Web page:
Monday was the day for going through the freeway shows — besides 22nd street and Pueblo, there is the GIGM show in three motels along the frontage road.  Almost immediately I ran into a friend from the SLO Gem and Mineral Club.  As I worked my way to the next motel, I came across another local, a dealer who does many club and commercial shows.  It seems that not much changes in the motel shows from one year to another.  Occasionally one dealer will be replaced by another, but on the whole nothing of note from one year to the next.

The 22nd street show is a bit harder to pin down — it is just so huge.  While the dealers in the showcase tent tend to be returning year after year,  it seemed to be much less so in the main tent.  In fact the tent itself grew since 2023.  There were several dealers who had many paper plates full of rough.  They had varying qualities but I remained unconvinced that I was seeing anything that was the size and quality combination that I needed.

Tuesday was the opening day for AGTA and GJX.  Unlike previous years there was no line to pick up credentials for entry into the AGTA.  Either they had gotten a lot more efficient at checking folks in or else the attendance was down.  I met up with my friend, Julie, and we spent the day there and across the street at the GJX show.  Neither seemed as crowded as I felt they were in past years — which is nice for the shopper, but possibly not so good for the dealers.  In addition to a second pair of bamboo tweezers (non-reflective, non-scratching and not effected by acetone) I bought a small bird carving from Peter Muller — the first souvenir I ever got from my Tucson visits.

That evening was the meet up dinner.  It was a small group, but as usual excellent exchange of information and an opportunity to put faces with names from the forum.

Rough purchased in Tucson

Wednesday was rough shopping day.  After a couple of purchases from AGTA dealers, I caught part of Tucson Todd’s faceting demonstration and then a seminar on CAD for jewelry design.  Then across the freeway to New Era rooms for a visit with Steve and picking out a selection of tourmalines.  Thursday was another day for 22nd street (confirming my opinion of the rough from the previous pass) and then Justin Prim’s demonstration of recutting a windowed stone followed by his presentation about the history of faceting in the US.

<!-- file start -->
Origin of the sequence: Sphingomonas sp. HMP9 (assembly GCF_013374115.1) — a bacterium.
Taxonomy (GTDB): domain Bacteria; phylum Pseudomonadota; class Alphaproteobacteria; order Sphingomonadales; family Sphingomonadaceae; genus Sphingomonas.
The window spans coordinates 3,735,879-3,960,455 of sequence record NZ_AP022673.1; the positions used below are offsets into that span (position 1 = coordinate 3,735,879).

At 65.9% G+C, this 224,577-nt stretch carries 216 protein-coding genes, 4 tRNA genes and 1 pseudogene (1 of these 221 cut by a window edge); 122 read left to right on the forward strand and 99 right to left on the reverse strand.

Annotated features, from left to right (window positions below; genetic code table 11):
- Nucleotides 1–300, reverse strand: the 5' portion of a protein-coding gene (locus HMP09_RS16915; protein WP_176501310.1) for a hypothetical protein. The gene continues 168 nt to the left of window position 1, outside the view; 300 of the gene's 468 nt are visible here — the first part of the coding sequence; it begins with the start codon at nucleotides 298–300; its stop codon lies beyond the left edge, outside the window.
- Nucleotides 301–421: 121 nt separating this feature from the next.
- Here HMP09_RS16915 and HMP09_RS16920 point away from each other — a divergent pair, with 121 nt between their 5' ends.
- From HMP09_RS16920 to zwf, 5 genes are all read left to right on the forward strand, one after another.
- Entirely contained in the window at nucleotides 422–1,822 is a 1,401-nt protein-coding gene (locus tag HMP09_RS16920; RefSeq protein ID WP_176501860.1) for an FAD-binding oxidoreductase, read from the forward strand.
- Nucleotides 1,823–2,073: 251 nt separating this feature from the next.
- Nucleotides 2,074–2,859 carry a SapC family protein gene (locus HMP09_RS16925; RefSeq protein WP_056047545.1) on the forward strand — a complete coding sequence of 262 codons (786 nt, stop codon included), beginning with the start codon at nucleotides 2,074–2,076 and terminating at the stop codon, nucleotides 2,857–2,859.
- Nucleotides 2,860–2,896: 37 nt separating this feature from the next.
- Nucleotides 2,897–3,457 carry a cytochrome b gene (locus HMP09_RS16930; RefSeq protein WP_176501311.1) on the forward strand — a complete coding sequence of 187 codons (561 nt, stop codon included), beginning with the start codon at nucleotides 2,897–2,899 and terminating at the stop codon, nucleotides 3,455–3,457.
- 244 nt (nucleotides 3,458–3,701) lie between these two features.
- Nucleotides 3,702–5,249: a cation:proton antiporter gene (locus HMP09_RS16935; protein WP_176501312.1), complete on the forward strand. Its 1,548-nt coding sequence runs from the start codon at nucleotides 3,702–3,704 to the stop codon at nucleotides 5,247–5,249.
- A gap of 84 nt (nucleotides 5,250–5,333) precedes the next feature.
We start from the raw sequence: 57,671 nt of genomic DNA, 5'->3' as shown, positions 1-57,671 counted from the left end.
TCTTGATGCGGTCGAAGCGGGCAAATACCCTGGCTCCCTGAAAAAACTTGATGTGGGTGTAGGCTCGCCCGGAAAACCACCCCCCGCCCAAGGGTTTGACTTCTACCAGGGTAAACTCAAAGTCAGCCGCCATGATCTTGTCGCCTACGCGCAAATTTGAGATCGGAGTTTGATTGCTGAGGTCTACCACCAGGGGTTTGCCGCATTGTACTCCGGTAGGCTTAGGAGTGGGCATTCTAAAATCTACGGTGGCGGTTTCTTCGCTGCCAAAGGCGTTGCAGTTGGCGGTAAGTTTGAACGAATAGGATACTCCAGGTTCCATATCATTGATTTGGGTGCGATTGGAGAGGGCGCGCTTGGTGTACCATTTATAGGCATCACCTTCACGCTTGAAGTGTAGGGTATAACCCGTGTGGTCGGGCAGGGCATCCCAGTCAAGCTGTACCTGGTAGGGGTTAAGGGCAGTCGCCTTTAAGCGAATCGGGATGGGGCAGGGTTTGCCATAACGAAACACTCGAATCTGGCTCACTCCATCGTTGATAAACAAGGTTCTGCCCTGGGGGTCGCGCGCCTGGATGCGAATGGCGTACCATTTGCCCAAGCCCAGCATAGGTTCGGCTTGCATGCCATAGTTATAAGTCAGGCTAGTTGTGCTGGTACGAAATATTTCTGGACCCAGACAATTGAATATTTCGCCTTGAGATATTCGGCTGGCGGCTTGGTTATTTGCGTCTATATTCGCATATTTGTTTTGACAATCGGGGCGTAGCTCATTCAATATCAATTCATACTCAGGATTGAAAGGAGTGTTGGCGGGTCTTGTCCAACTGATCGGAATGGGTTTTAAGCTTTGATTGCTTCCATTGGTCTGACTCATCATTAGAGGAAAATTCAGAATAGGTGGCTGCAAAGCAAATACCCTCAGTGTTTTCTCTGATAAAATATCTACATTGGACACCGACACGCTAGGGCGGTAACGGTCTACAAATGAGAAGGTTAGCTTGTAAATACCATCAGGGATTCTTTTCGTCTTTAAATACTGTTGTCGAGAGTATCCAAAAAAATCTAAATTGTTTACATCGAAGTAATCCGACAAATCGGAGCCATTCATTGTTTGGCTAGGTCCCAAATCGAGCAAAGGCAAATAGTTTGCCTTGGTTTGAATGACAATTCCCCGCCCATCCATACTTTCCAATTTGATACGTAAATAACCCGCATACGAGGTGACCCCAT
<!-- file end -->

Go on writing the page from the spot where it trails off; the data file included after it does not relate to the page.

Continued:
Friday was my day to go to the US Faceters Guild Symposium for a series of speakers.  Afterwards it was time to pack up in preparation to returning home the next morning.  I realized that I had forgotten to take photos of the shows, but it was too late at that point.

The flights returning home went smoothly as a series of storms were approaching the California coast.  I was in my home about ten minutes before the rain started.  The weather would complicate the next part of the Tucson 2024 adventure.  (more to come)



Before and After / Last Stones Before Tucson 2024

Of course, I didn’t get nearly as many stones cut in the past year as I had hoped. Life is like that.  But I did make progress including some items that had been waiting for years.  The last two stones cut were aquamarine recut projects.

The first of these is a stone I picked up in Tucson a few years ago from a dealer who was running a retirement sale.  The stone had a serious chip in the upper left corner (bit hard to see) and was windowed.  But the price was fine if it was considered rough or a preform.

It started out as 13.30 carats. The pavilion angle was about 30 degrees — well below the critical angle for beryl (39.5) and recommended angle for beryl.  After recutting it weighed 9.29 carats and measured 18.0 x 9.9 x 7.2 mm.  A pattern of concave facets were  used on the pavilion so it has a much more interesting look than a vanilla emerald cut.


The second stone is one that sat in the drawer for over three decades.  Originally it was a large triangular preform.  I had been faceting for a few years at that point, but did not have that much experience working on preforms.  I ended up following the depth of the preform too far resulting with too little material left for the crown.  The table was huge and the stone looked dumb.

So finally I got the courage to rework the stone.  The recut lost a couple mm. in the width and quite a bit of weight as a result.  The end result is still a big stone — 25.78 carats and 19.4 mm. across.


Happy Winter Solstice

The days will be getting a bit longer now.  Spaceship Earth completes another circuit around Sol and in a few day according to our calendars. Likewise, I will mark another year of my personal history between now and then.

The 2023 flight seemed to be a bumpy ride at times.   Many of us will be gathering in the remainder of the year with friends and family among lights and holiday decorations to counteract the cold and gloom.

May the warmth of that fellowship continue to grow into the new year and spread as goodwill to all our fellow passengers on planet Earth.